Macroautophagy is a complex degradative intracellular process by which long-lived proteins and damaged organelles are cleared. Common methods for the analysis of autophagy are bulk measurements which mask organelle heterogeneity and complicate the analysis of interorganelle association and trafficking. Thus, methods for individual organelle quantification are needed to address these deficiencies. Current techniques for quantifying individual autophagy organelles are either low through-put or are dimensionally limited. We make use of the multiparametric capability of mass cytometry to investigate phenotypic heterogeneity in autophagy-related organelle types that have been isolated from murine brain, liver, and skeletal muscle. Detection and phenotypic classification of individual organelles were accomplished through the use of a lanthanide-chelating membrane stain and organelle-specific antibodies. Posthoc sample matrix background correction and nonspecific antibody binding corrections provide measures of interorganelle associations and heterogeneity. This is the first demonstration of multiparametric individual organelle analysis via mass cytometry. The method described here illustrates the potential for further investigation of the inherently complex interorganelle associations, trafficking, and heterogeneity present in most eukaryotic biological systems.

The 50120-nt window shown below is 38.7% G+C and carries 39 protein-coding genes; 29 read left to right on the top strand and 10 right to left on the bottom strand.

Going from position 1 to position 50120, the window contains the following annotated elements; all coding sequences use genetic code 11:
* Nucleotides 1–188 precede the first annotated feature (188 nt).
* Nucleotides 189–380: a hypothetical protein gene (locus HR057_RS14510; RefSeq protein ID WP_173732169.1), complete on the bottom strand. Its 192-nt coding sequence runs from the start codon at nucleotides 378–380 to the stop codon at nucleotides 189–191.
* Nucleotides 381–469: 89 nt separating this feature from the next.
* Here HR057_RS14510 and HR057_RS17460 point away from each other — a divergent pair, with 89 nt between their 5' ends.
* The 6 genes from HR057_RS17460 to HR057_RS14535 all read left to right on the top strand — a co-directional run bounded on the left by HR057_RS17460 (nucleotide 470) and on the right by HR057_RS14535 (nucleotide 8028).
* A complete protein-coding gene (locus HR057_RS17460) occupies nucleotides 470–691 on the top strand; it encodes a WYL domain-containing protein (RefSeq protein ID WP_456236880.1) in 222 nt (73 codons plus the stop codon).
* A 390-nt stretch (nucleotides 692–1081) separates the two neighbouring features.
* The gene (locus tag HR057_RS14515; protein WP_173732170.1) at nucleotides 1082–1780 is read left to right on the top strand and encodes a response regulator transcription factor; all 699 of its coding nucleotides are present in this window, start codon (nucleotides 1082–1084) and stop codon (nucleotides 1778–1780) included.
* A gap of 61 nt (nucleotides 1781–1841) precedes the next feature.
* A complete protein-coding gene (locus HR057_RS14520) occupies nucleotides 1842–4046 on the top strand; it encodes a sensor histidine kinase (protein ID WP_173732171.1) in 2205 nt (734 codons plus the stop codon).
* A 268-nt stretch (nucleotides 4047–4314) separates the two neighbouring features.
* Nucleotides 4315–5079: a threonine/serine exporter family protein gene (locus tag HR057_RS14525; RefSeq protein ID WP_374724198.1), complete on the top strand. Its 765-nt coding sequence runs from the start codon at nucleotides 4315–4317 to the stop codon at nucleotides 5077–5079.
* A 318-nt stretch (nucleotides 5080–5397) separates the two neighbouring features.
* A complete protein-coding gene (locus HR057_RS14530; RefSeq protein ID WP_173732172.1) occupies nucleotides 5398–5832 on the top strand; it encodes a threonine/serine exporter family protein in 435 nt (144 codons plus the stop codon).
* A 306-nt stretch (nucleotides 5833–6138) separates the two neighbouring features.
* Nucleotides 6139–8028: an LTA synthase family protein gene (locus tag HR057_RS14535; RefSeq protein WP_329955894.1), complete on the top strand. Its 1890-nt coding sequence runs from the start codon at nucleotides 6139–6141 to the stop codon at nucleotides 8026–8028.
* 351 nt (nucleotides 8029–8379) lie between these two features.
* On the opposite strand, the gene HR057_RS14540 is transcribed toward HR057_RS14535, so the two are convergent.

Bibliographical noteFunding Information:
We thank Nick Livezey for assistance metallating the didodecyl-DTPA reagent and interpretation of the 1H NMR of the nonmetalated ligand. H.M.G.B. and E.A.A. thank the National Institutes of Health (Grants RO1-AG020866 and T32-GM008347).
© 2018 American Chemical Society.